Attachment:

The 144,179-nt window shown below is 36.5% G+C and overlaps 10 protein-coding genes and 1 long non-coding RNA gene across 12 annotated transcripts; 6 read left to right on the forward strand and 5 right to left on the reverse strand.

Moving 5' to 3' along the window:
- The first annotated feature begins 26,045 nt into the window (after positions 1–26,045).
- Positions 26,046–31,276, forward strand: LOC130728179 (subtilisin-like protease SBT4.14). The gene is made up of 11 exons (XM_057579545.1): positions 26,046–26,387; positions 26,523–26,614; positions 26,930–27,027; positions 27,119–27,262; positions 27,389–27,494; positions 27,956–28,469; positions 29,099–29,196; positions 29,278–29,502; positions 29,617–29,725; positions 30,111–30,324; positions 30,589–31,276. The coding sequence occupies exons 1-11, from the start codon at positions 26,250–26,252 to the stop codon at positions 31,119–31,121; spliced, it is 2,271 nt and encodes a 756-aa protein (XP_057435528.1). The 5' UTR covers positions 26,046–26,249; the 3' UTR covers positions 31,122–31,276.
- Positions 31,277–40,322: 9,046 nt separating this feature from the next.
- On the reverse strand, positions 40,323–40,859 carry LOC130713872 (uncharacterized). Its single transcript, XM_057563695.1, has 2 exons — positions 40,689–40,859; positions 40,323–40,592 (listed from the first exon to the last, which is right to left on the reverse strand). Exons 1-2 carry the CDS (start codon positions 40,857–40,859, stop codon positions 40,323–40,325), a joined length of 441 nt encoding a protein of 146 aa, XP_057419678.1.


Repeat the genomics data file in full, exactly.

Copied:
The 144,179-nt window shown below is 36.5% G+C and overlaps 10 protein-coding genes and 1 long non-coding RNA gene across 12 annotated transcripts; 6 read left to right on the forward strand and 5 right to left on the reverse strand.

Moving 5' to 3' along the window:
- The first annotated feature begins 26,045 nt into the window (after positions 1–26,045).
- Positions 26,046–31,276, forward strand: LOC130728179 (subtilisin-like protease SBT4.14). The gene is made up of 11 exons (XM_057579545.1): positions 26,046–26,387; positions 26,523–26,614; positions 26,930–27,027; positions 27,119–27,262; positions 27,389–27,494; positions 27,956–28,469; positions 29,099–29,196; positions 29,278–29,502; positions 29,617–29,725; positions 30,111–30,324; positions 30,589–31,276. The coding sequence occupies exons 1-11, from the start codon at positions 26,250–26,252 to the stop codon at positions 31,119–31,121; spliced, it is 2,271 nt and encodes a 756-aa protein (XP_057435528.1). The 5' UTR covers positions 26,046–26,249; the 3' UTR covers positions 31,122–31,276.
- Positions 31,277–40,322: 9,046 nt separating this feature from the next.
- On the reverse strand, positions 40,323–40,859 carry LOC130713872 (uncharacterized). Its single transcript, XM_057563695.1, has 2 exons — positions 40,689–40,859; positions 40,323–40,592 (listed from the first exon to the last, which is right to left on the reverse strand). Exons 1-2 carry the CDS (start codon positions 40,857–40,859, stop codon positions 40,323–40,325), a joined length of 441 nt encoding a protein of 146 aa, XP_057419678.1.